When I don't plan ahead, things just don't go right.

With the fourth quarter upon us, it's time to do some long-range planning. First, I need to take stock of where I am and what I have:
  1. Concepts - What concepts have been taught and reinforced but not mastered? Are there any concepts that still need to be addressed? I need to look at the standards, compare student data, and make a list of what still needs to be accomplished.
  2. Materials - Even though I started the year with a plan, I have pulled some materials as needed and now see that some of my fourth quarter materials have already been used. It's time to look through textbooks, scan classroom shelves, and skim the computer hard drive to see what's still available.
  3. Weekly Grid - I can't function without this, especially at the end of the year. 
I start with a blank grid and fill in from the top and bottom. At the top are concepts and topics I am currently wrapping up or know I need to cover next. At the bottom are activities and subjects I want to do at the end of the year. Although humorous fiction and international studies are an unlikely pair, I want to do a big research project with international studies, which requires me to soften up reading and English. One thing I learned early: never plan two big projects at the same time!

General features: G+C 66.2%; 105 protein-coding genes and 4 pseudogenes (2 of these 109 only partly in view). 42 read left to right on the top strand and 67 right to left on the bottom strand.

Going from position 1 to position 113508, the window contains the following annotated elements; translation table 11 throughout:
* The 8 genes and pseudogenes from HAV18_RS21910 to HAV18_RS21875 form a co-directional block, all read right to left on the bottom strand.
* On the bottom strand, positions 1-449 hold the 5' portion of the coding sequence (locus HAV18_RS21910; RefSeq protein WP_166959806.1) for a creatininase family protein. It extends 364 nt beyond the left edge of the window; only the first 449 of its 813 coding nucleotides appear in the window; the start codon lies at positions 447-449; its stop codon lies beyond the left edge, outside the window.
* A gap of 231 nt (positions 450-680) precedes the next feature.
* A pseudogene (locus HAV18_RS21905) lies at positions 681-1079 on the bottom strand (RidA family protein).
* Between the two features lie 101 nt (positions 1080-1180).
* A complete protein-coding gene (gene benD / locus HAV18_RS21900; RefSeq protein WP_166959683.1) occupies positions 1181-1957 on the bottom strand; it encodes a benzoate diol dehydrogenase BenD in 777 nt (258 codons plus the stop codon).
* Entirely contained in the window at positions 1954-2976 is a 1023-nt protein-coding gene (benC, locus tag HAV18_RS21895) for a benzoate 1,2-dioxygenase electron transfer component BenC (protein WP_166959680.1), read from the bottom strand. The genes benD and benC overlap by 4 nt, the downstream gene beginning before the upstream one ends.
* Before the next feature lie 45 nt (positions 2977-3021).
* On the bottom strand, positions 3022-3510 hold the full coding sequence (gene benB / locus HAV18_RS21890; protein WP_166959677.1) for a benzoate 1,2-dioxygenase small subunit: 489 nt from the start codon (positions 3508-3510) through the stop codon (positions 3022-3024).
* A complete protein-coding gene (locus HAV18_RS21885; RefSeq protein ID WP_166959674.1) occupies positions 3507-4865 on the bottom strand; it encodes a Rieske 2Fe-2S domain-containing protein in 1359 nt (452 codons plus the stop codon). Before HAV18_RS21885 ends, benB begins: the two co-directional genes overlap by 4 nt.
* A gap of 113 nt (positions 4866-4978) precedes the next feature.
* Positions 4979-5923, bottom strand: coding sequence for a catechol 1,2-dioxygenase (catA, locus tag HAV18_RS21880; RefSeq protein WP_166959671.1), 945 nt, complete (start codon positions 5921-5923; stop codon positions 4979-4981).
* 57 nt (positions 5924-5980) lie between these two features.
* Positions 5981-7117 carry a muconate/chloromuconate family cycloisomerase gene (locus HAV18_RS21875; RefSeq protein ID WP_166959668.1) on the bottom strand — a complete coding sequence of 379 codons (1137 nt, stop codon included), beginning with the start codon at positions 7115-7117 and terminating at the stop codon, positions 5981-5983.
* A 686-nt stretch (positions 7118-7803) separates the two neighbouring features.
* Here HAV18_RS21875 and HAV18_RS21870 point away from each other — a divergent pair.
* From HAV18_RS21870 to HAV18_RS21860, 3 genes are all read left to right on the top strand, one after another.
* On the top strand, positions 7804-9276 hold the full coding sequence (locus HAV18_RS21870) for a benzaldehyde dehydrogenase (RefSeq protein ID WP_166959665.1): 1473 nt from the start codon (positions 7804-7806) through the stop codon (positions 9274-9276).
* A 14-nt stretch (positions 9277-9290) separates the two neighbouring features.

Then I start to fill it in. Since I want the students to grow the biggest bean plants possible, I need to start my bean unit ASAP. That will go in science next, which means that the bean-related reading and English will be dropped into Weeks 2 & 3 as well. Working with beans is also a perfect match for the customary measurement unit I'll be doing at that time. Great! Connecting material and concepts across subject areas is one reason I create these grids.

I also plug in the economics unit I still need to do. Social studies - done! And I add remaining vocabulary units (which I also use to get my core spelling words). Check!

What's left? I'd like to tie the study of Rudyard Kipling's Just So Stories to my animals unit in science. Although I have several other pieces of literature to choose from, The Cat Who Went to Heaven offers the most ties to concepts my students need to grasp (particularly figurative language, poetry, and making inferences). I'm anxious to teach Kipling for the first time, but it would be better to review figurative language before our standardized test. Oh, all right. Kipling and animals will be taught later, and cats will be taught earlier. By default, a health unit on disease also moves up into Weeks 5 & 6. That way I can link animals to the Just So Stories.